5.     Car tyres

Burning used tyres generates high levels of air pollution in the local area; it also releases an oily, toxic runoff. Reputable dealers will seek to responsibly recycle and reuse old tyres, so that they can be turned into a variety of things, including rubberised asphalt for paving and roads, as well as rubber crumb chippings for artificial surfaces.

Around 6.5 million tyres reach their end-of-life in New Zealand each year. Tyrewise is New Zealand’s first regulated product stewardship scheme for recycling used tyres and is expected to start operating in 2023.

6.     Plastic components

Modern cars contain a lot of plastic, including fuel tanks, lighting fixtures, bumpers, handles and levers, as well as your interior trim and dashboard. Approximately 8 million metric tonnes of waste plastic enters the Earth’s oceans every year, making plastic waste one of the most serious challenges environmental activists are trying to tackle.

Plastic waste infographic

Source: The Conversation. Graphic by Lindsay Robinson/University of Georgia

The plastic in your old car can be recycled through a mechanical chop and wash process, where the plastic is washed and then ground down and melted for re-use, and chemical recycling, where it is broken down into basic components for re-use.

7.     Oil filters

Used oil filters are not a pretty sight. They are filled with used engine oil and sludge. However, both the dirty oil and the steel components can be recycled. The oil can be refined into lubricants or fuel, while the metal components can be reprocessed to make cans, appliances, construction materials and even new cars.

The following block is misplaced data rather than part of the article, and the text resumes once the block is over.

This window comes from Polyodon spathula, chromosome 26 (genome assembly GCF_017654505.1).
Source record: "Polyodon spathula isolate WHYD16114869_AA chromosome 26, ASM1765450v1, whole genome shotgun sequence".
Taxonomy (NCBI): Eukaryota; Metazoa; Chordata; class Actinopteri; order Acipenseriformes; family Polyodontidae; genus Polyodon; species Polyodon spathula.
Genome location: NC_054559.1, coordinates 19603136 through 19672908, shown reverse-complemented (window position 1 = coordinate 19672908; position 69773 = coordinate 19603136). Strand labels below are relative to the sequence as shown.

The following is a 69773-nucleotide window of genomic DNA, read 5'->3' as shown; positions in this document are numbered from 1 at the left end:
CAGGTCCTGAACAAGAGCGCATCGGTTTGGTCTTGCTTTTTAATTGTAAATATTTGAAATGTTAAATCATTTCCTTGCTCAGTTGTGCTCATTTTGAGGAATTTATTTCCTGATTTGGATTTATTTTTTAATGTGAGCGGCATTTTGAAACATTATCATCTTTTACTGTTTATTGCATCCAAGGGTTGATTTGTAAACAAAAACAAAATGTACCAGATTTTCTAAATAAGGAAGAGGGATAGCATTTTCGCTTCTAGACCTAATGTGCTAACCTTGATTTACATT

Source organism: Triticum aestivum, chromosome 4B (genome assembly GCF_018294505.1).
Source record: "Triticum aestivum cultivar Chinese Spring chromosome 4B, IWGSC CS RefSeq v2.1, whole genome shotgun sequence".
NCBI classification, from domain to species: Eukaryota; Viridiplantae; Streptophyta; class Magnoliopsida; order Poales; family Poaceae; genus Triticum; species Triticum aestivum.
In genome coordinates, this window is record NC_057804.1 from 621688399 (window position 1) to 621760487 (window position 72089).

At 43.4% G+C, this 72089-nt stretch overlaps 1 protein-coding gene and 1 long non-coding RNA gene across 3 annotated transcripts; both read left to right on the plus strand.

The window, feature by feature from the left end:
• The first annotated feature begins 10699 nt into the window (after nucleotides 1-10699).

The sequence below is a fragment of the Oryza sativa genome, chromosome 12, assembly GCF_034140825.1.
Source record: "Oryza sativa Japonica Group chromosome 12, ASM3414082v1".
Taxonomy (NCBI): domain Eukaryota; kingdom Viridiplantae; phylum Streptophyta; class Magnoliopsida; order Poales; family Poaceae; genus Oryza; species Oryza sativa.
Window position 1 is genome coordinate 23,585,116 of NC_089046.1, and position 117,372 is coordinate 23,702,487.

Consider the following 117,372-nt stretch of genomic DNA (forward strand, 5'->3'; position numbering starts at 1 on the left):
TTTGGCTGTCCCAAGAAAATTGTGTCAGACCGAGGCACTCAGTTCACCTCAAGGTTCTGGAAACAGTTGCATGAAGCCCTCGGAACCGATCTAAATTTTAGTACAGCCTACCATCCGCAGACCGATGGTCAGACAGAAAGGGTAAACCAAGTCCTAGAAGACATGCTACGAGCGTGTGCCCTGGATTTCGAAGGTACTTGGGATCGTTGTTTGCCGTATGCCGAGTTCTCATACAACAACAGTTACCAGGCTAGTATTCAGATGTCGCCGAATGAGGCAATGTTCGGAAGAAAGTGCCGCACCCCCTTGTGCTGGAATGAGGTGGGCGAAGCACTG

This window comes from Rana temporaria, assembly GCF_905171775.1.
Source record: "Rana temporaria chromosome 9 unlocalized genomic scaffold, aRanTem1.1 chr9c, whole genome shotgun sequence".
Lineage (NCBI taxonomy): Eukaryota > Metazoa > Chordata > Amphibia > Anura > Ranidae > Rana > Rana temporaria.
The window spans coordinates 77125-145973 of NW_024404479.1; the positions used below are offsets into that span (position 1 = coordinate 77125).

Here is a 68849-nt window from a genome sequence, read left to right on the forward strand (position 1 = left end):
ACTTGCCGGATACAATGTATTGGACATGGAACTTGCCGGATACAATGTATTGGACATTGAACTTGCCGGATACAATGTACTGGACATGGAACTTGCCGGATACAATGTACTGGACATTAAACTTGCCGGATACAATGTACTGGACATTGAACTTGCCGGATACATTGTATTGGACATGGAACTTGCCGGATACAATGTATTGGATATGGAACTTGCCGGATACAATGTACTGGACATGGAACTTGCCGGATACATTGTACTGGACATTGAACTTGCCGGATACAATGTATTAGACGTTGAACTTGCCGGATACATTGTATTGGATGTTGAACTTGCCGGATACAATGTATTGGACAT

8.     Car engines

If your car engine reaches the end of its life or is damaged beyond a point that you are willing to pay for, this still isn’t the end of its journey. Depending on the condition an old engine is in, there are various ways it can be recycled.

Car parts displayed on a workbench

If your engine is complete scrap, a recycling specialist will extract the raw materials and metal to be melted down and used to make new products. Aluminium is especially useful when recycling because it does not deteriorate significantly when melted.

Other engines can be reconditioned or remanufactured. If there is still life in your old engine, it can be sold on as a whole unit, where it can be dismantled for replacement parts, or reconditioned as it is for use in another vehicle.